Ancient scroll found at Mount Vesuvius reveals details of Plato’s final hours

Scientists use scanners to read about 1,000 words of papyrus scroll buried in AD79 and found in 1750

Shahana Yasmin
Tuesday 30 April 2024 08:28 BST
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A groundbreaking discovery of a papyrus scroll buried in AD79 eruption of Mount Vesuvius may reveal more about the final hours of famous Greek philosopher Plato as well as his burial place.

The scroll, known as the History of the Academy and written by philosopher and poet Philodemus of Gadara, has been unreadable since it was found in 1750, in a villa in Herculaneum, now known as Ercolano in Italy.

Now, a team of researchers has used infrared and X-ray scanners to decipher about 1,000 words.

“It is the oldest history of Greek philosophy in our possession,” said professor Graziano Ranocchia, a papyrologist at the University of Pisa and the project’s lead researcher.

“It is an extraordinary outcome that enriches our understanding of ancient history.”

Plato’s statue at the Academy of Athens
Plato’s statue at the Academy of Athens (Getty)

The text reveals that shortly before his death at 81, Plato had a high fever and was unhappy with a musician from Thrace who was present and playing the flute.

Plato, who was Socrates’s student and Aristotle’s teacher, told the musician she had a “scant sense of rhythm”.

The deciphered words also suggest that Plato was buried in a private garden in the Academy of Athens, the world’s first university, which he founded.

Before this discovery, it was only known that he was buried somewhere on the grounds of the academy.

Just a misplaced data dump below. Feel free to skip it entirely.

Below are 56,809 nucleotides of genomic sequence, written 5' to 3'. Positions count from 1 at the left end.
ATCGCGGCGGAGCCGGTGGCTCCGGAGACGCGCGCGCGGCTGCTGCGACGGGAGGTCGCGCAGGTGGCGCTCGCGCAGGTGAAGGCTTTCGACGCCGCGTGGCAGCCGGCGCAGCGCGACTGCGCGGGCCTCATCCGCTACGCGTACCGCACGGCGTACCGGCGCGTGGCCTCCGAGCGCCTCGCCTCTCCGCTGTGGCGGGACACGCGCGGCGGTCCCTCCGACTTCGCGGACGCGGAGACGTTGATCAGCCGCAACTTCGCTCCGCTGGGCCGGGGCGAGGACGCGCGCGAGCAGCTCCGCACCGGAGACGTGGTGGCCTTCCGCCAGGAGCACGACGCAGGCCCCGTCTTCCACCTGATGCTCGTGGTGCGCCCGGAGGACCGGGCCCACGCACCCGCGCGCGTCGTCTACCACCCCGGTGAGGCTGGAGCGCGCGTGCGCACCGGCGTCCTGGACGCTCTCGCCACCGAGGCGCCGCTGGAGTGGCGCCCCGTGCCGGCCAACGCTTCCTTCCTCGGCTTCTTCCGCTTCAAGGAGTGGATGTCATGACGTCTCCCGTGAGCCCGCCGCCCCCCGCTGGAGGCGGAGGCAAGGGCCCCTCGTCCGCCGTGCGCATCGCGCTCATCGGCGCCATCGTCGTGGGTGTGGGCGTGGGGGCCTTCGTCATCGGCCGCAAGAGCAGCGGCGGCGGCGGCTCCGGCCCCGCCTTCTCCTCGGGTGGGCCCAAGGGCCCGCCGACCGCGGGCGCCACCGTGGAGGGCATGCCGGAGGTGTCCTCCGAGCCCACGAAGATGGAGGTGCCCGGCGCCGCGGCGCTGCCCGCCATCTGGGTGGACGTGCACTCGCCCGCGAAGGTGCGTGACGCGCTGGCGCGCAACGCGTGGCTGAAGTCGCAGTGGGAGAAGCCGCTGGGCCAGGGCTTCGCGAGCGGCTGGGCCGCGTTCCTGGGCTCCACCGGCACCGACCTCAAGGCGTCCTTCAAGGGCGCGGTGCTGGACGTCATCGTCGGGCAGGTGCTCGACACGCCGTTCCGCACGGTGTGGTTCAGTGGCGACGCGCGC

“We knew Plato was buried at the academy, which was very large, but thanks to the scans we now know he was buried in a garden in a private area, near the sacred shrine to the Muses,” Mr Ranocchia was reported as saying by The Telegraph.

The academy was destroyed by Roman general Sulla 300 years later and its archaeological remains now remain in Akadimia Platonos in Athens.

The text goes on to reveal that Plato was sold into slavery on the island of Aegina as early as 404BC when the Spartans conquered Aegina, or in 399BC immediately after the death of Socrates. Previously, it was believed that Plato was sold around 387BC by Syracuse ruler Dionysius.

Mr Ranocchia said that the work of deciphering the scroll is still in its initial stages and will be completed in 2026.

“For the first time, we have been able to read sequences of hidden letters from the papyri that were enfolded within multiple layers, stuck to each other over the centuries, through an unrolling process using a mechanical technique that disrupted whole fragments of text,” he said.

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